The team's 3,610 score also gives it the New York state record which was 3,552 by Sue & Company in Tonawanda in 1999. The team's 3,551 now ranks No. 8 on the all-time list.
Talented players truly are all stars. The All-Stars are comprised of five highly accomplished players who bowl separately in Rochester-area leagues but assemble for tournaments. Because they've been bowling together as a tournament squad for a few years, they understand each other's games and are comfortable suggesting adjustments.
The team was paced by New York State and RWBA Hall of Famer Judy Koester, who fired 256, 279 and 258 games in the third slot for a 793 total. The left-hander has several New York State and RWBA titles and is a five-time RWBA City Queens champion. The two-time RWBA high average winner (229) set a world record in 1989 for Mixed Doubles Single Game (578) at the Empire State Games. She has rolled three certified 300 games and two certified 800 series.
Lead off bowler Traci Spanitz set the pace with a 769 set on 258, 278 and 233 games. The right-hander is a New York State WBA Queens champion and three-time RWBA City Queens champion. Spanitz holds the RWBA women's high series record with 846 and has 12 certified 300 games and five certified 800 series to her credit.
Colleen Celentani was not far behind Spanitz with 761 with 269, 235 and 257 games. The right-hander also is a New York State and RWBA Hall of Famer teamed with Koester to win the New York State doubles title in 2004. The Ebonite staff member has rolled six certified perfect games and two certified 800 series.
Anchor bowler Shannon O'Keefe was solid with a 656 set on 229, 213 and 214 games. O'Keefe, a USBC Team USA member the past two years, was a Professional Women's Bowling Association member in 1999 and 2000. In 2005, O'Keefe and USBC Team USA earned the team silver medal at the Women's World Championships in Denmark.
O'Keefe won the New York State Queens title in 2000 and has captured two RWBA Queens championships (2006 and 2000). O'Keefe, who has rolled 12 certified perfect games, broke the RWBA women's average record with 236.
O'Keefe and her father, Don Rondeau, also hold the national record for most career 800 series by a father and daughter with 10. Rondeau, Portland, Ore., has four while O'Keefe has six.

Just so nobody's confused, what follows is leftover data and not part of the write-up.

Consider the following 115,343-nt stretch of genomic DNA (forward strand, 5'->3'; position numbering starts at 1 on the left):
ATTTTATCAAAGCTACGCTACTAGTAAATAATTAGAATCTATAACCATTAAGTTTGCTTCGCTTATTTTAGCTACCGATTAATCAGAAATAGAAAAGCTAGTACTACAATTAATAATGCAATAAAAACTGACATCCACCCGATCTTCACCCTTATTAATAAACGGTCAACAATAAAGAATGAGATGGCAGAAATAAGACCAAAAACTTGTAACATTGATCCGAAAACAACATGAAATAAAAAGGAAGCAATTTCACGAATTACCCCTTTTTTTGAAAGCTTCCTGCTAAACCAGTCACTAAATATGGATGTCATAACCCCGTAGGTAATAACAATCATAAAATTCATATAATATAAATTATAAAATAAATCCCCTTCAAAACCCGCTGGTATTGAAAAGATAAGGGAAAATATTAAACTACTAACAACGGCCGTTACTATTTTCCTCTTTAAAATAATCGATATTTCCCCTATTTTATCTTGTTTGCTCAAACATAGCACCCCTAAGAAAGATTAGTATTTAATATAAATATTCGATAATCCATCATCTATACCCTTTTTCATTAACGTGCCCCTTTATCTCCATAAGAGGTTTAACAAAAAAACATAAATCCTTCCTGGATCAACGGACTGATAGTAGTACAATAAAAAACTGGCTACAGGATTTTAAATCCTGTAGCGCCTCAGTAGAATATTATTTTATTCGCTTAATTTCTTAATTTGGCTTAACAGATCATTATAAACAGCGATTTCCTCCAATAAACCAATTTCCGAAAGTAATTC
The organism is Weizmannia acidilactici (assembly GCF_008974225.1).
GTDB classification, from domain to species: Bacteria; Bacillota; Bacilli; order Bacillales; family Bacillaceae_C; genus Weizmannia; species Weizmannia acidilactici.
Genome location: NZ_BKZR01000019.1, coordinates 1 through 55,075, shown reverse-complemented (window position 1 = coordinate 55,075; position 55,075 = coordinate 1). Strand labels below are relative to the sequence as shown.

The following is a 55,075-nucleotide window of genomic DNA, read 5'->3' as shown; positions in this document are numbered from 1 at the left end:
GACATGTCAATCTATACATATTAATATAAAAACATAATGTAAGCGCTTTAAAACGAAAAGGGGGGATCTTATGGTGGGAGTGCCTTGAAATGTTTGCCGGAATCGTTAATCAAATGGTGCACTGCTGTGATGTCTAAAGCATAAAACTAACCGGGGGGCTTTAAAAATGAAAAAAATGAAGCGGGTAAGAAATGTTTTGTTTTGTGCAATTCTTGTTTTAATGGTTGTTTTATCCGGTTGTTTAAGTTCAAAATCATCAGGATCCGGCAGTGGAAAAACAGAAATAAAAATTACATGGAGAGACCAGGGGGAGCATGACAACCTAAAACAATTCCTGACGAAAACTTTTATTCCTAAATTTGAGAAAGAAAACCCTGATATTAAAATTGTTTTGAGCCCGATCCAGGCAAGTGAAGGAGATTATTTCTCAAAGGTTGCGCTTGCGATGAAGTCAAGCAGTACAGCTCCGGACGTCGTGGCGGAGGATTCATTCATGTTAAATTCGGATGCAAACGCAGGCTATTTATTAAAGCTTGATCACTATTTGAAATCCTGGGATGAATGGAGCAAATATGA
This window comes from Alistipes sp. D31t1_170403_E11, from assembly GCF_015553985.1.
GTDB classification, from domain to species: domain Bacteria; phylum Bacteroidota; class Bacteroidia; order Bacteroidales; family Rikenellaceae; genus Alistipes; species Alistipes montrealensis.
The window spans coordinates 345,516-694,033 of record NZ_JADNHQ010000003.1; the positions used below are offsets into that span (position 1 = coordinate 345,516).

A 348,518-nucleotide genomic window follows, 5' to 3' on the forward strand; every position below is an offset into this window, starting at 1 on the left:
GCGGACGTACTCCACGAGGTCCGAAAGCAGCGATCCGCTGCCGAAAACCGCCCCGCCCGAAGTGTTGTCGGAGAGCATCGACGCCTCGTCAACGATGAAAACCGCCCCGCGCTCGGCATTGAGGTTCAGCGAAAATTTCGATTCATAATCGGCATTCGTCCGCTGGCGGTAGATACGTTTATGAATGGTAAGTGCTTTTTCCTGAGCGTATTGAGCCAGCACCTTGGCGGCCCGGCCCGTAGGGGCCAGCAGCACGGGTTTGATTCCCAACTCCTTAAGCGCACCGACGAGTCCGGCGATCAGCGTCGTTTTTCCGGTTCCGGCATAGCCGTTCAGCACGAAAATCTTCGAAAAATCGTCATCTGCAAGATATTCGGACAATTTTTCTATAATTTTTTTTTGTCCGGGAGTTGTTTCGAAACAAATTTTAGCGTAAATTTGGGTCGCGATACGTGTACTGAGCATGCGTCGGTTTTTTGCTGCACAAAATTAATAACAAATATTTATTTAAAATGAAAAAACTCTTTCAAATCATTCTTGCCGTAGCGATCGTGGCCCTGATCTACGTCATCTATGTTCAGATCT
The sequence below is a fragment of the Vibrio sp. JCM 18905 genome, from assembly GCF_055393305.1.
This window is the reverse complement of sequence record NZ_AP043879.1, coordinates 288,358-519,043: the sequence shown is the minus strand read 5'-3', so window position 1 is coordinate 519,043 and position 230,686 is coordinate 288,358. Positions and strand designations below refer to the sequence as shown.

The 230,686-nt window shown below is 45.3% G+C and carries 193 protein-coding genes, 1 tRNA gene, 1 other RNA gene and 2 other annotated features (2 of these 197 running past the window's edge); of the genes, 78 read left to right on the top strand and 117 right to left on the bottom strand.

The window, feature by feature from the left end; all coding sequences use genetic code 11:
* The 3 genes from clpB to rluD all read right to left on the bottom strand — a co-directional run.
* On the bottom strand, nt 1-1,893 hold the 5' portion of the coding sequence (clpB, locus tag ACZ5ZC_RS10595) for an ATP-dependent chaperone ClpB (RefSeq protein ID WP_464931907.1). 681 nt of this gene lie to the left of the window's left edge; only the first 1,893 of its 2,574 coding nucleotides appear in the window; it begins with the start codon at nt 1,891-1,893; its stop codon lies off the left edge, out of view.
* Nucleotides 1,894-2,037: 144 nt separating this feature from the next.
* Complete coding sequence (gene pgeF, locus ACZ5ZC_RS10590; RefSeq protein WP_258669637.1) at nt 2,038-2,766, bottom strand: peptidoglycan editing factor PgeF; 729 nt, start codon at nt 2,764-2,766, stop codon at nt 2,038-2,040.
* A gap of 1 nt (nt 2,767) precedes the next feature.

Andrea Pizzo contributed 203, 237 and 191 games for a 631 set in the second hole. The right-hander, who has numerous RWBA team, doubles and singles titles and was an RWBA City Queens champion, has bowled three certified 300 games and has a 780 high series.
A true team effort It was a well-rounded effort by a team well used to each other's games after three or four years of bowling together.
"A big secret to our success that day was team chemistry," O'Keefe said. "We have been bowling together for three or four years now and we all click and work well together. It is a completely comfortable situation and ideal for any bowler. I think that something must have been in the air that day for all five of us to be on and shoot what we did."
"We bowl separately in leagues in Rochester and have great camaraderie and respect for one another," Pizzo said. "I think that makes it easy to bowl together as a team. We are comfortable with each other's games and are able to feed off our emotions."
The bowlers had no trouble conquering the standard house lane condition. During the third game as the oil carried down and the pattern transitioned, the All-Stars made adjustments to retain their carry. The fine-tuning worked well as they rolled their way into history with a national record.
"Bowl-A-Roll Lanes are synthetic and the conditions were more of a basic house shot with fresh back end," Pizzo said. "There was no doubt we could hit the pocket; it was just a matter of carry. We lost a little of the carry in the third game because of the oil transition. We just tried to remain focused to make the accurate adjustments."
The team members had no idea they had set a record until after they were finished bowling, O'Keefe said. It was as if Koester knew something special was in store for her bowling team.
"None of us knew [about setting a record] until Judy pulled the record sheet out of her purse after we were done," O'Keefe said. "Now I don't know what she was doing with that sheet in her purse, but she must have known something great was going to happen."
'Bittersweet' achievement The RWBA will change from a five- to four-bowler team event next year, Koester said.
"This achievement is also bittersweet as this was the last year the RWBA was supporting the five-person team event," said Koester, who mentioned that the New York State WBA dropped the five-person team event this year. "We gel so well as a five-person team, but unfortunately we will no longer compete together."
Still, the Rochester All-Stars will have a lifelong memory of the one day in March that forever made their mark on bowling history.
"I don't think that it had completely hit me yet as far as what we really accomplished," O'Keefe said. "But to have had the opportunity to be on a team that was so focused that day to achieve something like this was amazing."